Red-necked Ostrich reintroduced to the Sahara after 50 years

By | 24 May 2013

The North African Ostrich or Red-necked Ostrich (Struthio camelus camelus) has returned to breed in the Sahara, southern Morocco after it went extinct there some 50 years before. This is thanks to a successful reintroduction programme launched in 2008 by the Forestry Administration (HCEFLCD) and its local partners Association ‘Nature Initiative’ based at Dakhla. The Ostrich along with two other Sahelo-Saharan flagship species, namely the addax (Addax nasomaculatus) and the dama gazelle (Nanger dama mhorr), were reintroduced to the Safia reserve, located in the rural commune of Bir Guendouz (south of Dakhla). All these species are now fully acclimatised and breed in the wild (semi-captivity) in good conditions.

The Acclimatization Reserve of Safia, with an area of 900ha, was created in 2008 by the HCEFLCD, Association ‘Nature Initiative’ and other local partners (elected bodies of Aousserd province and Bir Guendouz commune) in order to reintroduce these antelopes and the Ostrich to their former habitat. The stock reserve comes from the Souss Massa National Park (Agadir) and Rmila reserve (Marrakech).

It should be noted also that in 2008, some 20 North African Ostrich chicks were also reintroduced
to the national parks of southern Tunisia from the Souss Massa National Park in Morocco. We don’t know about their success now, but our Tunisian colleagues can add more information on their status, many thanks in advance.

Video of Ostrich chicks recorded by members of the Association ‘Nature Initiative’.

Update:

A similar project was undertaken in Tunisia where some birds were released into the Dghoumes National Park in 2014. Two other groups were translocated to an acclimatisation enclosure in Sidi Toui National Park and to Orbata Faunal Reserve respectively. For more details, please see the links to the website of Marwell Wildlife in the comments section below.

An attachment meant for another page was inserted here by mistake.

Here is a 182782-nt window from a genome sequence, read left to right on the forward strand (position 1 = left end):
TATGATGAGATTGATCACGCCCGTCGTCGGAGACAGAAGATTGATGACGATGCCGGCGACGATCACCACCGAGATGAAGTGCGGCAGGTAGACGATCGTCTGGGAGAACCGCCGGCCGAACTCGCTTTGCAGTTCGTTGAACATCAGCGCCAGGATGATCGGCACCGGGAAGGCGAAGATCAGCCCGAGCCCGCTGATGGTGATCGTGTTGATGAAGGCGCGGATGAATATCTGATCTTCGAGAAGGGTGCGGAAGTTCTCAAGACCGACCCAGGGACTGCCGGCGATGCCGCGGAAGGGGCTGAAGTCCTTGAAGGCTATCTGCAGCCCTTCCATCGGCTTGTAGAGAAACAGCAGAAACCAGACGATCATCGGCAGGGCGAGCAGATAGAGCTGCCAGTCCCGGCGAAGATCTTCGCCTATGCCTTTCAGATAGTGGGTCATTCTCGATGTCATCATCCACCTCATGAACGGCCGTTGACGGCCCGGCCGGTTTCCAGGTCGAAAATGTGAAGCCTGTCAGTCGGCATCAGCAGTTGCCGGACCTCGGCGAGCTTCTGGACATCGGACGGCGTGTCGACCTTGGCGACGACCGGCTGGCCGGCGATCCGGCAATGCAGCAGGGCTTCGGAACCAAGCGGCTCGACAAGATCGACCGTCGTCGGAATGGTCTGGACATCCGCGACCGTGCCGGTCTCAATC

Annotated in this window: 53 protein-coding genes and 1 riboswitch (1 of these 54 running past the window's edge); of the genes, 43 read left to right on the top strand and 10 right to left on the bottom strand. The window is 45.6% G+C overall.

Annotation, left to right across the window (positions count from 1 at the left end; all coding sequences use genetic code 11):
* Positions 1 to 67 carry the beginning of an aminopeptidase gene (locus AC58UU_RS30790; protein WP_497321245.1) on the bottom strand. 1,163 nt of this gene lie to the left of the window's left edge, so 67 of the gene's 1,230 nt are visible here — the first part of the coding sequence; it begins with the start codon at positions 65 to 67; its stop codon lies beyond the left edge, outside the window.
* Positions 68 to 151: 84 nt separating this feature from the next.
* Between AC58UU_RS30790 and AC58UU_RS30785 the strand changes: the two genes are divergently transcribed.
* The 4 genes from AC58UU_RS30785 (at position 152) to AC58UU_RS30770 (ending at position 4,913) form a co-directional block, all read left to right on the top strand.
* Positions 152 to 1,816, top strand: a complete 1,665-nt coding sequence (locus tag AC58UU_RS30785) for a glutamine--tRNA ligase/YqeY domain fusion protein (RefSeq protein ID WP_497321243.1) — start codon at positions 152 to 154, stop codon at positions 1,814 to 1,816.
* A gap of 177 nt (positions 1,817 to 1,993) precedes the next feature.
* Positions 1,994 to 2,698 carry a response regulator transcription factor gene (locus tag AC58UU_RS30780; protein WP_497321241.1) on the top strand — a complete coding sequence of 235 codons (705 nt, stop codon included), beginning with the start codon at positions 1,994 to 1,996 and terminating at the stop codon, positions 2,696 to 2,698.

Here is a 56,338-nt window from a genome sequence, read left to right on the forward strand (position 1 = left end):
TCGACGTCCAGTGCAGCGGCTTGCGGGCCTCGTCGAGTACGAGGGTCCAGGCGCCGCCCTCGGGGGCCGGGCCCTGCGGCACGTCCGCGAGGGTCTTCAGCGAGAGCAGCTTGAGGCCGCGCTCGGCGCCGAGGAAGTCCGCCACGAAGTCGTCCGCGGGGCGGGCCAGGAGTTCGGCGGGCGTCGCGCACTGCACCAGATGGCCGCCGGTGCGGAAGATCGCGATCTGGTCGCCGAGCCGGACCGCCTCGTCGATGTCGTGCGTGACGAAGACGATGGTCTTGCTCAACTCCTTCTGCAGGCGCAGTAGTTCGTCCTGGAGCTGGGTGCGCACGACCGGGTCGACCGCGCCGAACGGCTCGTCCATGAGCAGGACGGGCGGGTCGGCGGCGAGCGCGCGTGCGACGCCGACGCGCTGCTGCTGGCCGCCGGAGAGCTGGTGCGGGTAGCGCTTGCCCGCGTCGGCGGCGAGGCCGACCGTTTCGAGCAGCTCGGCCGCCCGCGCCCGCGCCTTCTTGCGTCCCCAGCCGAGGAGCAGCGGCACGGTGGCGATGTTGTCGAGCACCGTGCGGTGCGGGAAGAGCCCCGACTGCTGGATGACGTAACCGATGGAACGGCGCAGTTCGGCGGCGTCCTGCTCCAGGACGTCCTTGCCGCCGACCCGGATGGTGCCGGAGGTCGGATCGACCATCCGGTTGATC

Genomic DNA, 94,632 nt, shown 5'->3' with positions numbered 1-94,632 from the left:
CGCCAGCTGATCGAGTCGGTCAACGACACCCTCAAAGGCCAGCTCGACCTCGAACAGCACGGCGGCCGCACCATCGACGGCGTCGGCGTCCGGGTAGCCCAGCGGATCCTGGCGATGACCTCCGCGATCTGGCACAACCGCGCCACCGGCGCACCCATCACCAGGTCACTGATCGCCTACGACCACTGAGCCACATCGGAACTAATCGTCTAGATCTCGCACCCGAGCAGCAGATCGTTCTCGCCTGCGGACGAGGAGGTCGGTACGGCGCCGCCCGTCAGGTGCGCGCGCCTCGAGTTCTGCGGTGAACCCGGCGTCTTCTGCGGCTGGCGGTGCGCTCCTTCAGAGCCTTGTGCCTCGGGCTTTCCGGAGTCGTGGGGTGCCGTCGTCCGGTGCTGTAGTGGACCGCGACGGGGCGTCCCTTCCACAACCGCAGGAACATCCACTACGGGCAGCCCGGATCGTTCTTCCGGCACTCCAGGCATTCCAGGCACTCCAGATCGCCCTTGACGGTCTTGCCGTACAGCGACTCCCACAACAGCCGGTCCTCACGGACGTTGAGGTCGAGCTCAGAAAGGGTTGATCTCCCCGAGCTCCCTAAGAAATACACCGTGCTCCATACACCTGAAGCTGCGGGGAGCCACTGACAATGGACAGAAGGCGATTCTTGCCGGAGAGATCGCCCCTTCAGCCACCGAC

North African Ostrich (Struthio camelus camelus) chicks, Safia reserve, May 2013 (Association ‘Nature Initiative’)
North African Ostrich (Struthio camelus camelus) chicks, Safia reserve, May 2013 (Association
‘Nature Initiative’)
North African Ostrich (Struthio camelus camelus) chicks, Safia reserve, May 2013 (Association ‘Nature Initiative’)
North African Ostrich (Struthio camelus camelus) chicks, Safia reserve, May 2013 (Association
‘Nature Initiative’)
North African Ostrich in the Sahara during the Spanish colonial era before the extinction (probably 1950s-1960s?) (Association ‘Nature Initiative’)
North African Ostrich in the Sahara during the Spanish colonial era before the extinction (Association ‘Nature Initiative’)

Association ‘Nature Initiative’ is an active local conservationist NGO that try hard to preserve the natural heritage of the Sahara by many means. They were an important actor in the reintroduction programme of these Sahelo-Saharan species mentioned above, please visit and support them in their Facebook Page here where you can see more photos of the Safia reserve.

Association ‘Nature Initiative’at the 13th Anuual meeting of the Sahelo-Saharan Interest Group (SSIG) held in Agadir, on the 2-4 May, 2013.
Association ‘Nature Initiative’ at the 13th anuual meeting of the Sahelo-Saharan Interest Group (SSIG) held in Agadir, on the 2-4 May 2013.
addax (Addax nasomaculatus), Safia reserve
Addax (Addax nasomaculatus), Safia reserve. (Association ‘Nature Initiative’)
dama gazelle (Nanger dama mhorr), Safia reserve
Dama gazelle (Nanger dama mhorr), Safia reserve, May 2013. (Association ‘Nature Initiative’)
Update:
When I wrote this blog-post, the word ‘launched in 2008′ was written as ‘lunched in 2008′, so it was a mistake, which was funny because the ostriches can be lunched (eaten at lunch!). Laurie, a blog follower, commented (on 2 June 2013) “‘lunched’ – I like it“, I didn’t understand his comment then (and didn’t reply!) because I didn’t notice the mistake (the omission of one letter “a” from the word, gave it a completely new meaning and in the wrong direction. I only noticed the mistake and corrected the word ‘launched’ when I wrote about the Namaqua Doves seen at Safia reserve (on 19 May 2015) during the release operation of Dama gazelle

2 thoughts on “Red-necked Ostrich reintroduced to the Sahara after 50 years

    1. MaghrebOrnitho Post author

      Thanks Marie for your comment and the information about the introduction programme in Tunisia. (I approved the comment and added an update to the blog 2 weeks ago, but forgot to reply here).

      Mohamed

      Reply

Leave a Reply

Your email address will not be published. Required fields are marked *